Rock and Roll Over



by Pedro B. USER (303 Reviews)
December 3rd, 2009 | 11 replies | 11,208 views

Release Date: 1976 | Tracklist

Review Summary: Frehley shines in an unpretentious, but also unremarkable album.

2 of 2 thought this review was well written

Why exactly have you never heard of Rock’n’Roll Over? And why aren’t you overtly familiar with any of its ten songs?. Reasons are plentiful: it followed two of KISS’s most revered – and best – albums, it was recorded and released in a hurry to keep the group’s momentum going, and, in most aspects, it’s a step back from Dressed To Kill and Destroyer.

Which is not to say that this album – recorded live inside a theater, in places like hallways and toilets – is at all bad. It’s certainly a step up from Hotter Than Hell, ranking at about the same level as the debut album. Production-wise, it’s a return to the basic, raw sound of KISS’s early days, while the songwriting follows the template of the last two albums, while attempting to diversify and reach new audiences. The result is an album which, while unremarkable, nevertheless has its merits.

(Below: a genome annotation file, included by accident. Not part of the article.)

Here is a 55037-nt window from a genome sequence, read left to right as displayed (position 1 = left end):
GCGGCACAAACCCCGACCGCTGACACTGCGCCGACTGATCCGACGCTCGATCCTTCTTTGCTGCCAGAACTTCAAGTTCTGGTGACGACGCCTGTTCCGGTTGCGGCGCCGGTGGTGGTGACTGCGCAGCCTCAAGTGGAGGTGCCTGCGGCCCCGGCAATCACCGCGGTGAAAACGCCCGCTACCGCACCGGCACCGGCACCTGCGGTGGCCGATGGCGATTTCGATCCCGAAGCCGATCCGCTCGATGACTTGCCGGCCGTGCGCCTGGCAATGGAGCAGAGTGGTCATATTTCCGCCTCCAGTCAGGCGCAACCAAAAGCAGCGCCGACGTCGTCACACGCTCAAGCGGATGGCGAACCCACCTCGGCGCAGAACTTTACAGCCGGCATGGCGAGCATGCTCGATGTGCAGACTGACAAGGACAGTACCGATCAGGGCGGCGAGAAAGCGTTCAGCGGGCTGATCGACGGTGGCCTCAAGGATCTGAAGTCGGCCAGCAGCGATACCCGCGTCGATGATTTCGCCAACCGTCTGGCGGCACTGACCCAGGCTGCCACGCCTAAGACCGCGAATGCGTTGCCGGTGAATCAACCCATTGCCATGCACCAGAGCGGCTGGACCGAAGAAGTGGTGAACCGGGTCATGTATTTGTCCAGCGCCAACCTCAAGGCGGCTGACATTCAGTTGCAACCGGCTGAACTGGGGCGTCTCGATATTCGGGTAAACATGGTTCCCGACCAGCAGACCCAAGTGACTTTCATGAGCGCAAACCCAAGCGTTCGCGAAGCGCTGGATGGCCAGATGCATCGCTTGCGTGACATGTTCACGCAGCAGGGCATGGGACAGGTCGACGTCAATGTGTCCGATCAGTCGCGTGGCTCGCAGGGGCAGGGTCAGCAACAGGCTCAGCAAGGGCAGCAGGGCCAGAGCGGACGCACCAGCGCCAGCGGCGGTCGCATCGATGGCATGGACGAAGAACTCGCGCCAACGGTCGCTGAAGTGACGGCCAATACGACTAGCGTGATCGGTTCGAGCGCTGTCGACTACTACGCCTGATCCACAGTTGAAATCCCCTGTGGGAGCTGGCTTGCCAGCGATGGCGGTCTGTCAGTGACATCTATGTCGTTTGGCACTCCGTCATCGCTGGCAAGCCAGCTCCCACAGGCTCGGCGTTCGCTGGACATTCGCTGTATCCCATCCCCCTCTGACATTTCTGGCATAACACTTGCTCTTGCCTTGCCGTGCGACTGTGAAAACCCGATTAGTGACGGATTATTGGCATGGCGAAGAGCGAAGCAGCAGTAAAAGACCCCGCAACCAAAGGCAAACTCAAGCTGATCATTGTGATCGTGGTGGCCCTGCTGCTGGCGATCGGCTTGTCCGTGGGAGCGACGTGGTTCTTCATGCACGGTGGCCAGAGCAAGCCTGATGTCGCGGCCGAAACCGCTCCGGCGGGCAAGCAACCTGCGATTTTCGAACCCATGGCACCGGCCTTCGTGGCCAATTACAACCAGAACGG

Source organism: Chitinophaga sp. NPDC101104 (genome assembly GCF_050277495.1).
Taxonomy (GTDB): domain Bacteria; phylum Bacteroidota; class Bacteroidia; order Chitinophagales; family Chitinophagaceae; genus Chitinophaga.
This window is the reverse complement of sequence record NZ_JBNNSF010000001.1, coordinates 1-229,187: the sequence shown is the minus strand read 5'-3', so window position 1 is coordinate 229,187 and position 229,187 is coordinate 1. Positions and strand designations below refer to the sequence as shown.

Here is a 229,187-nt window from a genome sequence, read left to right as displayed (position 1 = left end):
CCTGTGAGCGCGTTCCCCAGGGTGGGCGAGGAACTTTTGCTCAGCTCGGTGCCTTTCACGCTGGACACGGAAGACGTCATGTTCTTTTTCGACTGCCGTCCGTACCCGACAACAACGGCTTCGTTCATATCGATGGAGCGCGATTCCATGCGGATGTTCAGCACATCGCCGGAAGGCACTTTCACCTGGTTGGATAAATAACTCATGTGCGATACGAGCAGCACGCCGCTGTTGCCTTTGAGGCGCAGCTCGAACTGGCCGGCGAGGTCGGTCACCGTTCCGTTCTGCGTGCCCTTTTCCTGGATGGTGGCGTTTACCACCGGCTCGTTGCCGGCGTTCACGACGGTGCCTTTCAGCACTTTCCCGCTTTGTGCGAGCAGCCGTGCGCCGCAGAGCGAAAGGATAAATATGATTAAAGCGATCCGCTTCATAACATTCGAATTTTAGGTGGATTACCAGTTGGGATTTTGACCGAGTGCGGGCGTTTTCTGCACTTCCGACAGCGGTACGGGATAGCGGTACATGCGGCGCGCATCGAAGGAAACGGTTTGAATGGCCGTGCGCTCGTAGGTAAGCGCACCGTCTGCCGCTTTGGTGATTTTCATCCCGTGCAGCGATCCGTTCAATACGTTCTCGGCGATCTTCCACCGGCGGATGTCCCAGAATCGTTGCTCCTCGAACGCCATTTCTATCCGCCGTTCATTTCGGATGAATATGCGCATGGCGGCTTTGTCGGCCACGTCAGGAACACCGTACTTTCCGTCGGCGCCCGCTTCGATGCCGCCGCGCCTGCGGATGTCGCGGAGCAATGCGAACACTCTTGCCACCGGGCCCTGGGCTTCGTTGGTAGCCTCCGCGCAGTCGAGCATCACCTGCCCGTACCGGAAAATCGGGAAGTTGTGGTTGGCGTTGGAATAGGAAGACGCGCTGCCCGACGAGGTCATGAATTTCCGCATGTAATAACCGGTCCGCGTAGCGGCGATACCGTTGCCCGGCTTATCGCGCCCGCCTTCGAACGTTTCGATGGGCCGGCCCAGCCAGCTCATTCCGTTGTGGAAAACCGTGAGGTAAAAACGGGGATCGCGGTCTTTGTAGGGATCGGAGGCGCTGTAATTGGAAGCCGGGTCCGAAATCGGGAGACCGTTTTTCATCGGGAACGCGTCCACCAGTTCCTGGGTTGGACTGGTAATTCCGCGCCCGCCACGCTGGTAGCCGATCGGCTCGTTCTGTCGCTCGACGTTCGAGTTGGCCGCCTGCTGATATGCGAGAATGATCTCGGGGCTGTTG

The beginning of the album is anything but promising: I Want You is a drab attempt at blues-rock, and Take Me has an absolutely ridiculous chorus (incidentally, the same exact vocal melody would be re-used on the following album, for the chorus of Shock Me, with much superior results). The heat starts to pick up with the humongous riff for Calling Dr. Love, a song in which the real star of this album starts to surface. For the remaining seven songs, this is going to be the Ace Frehley show.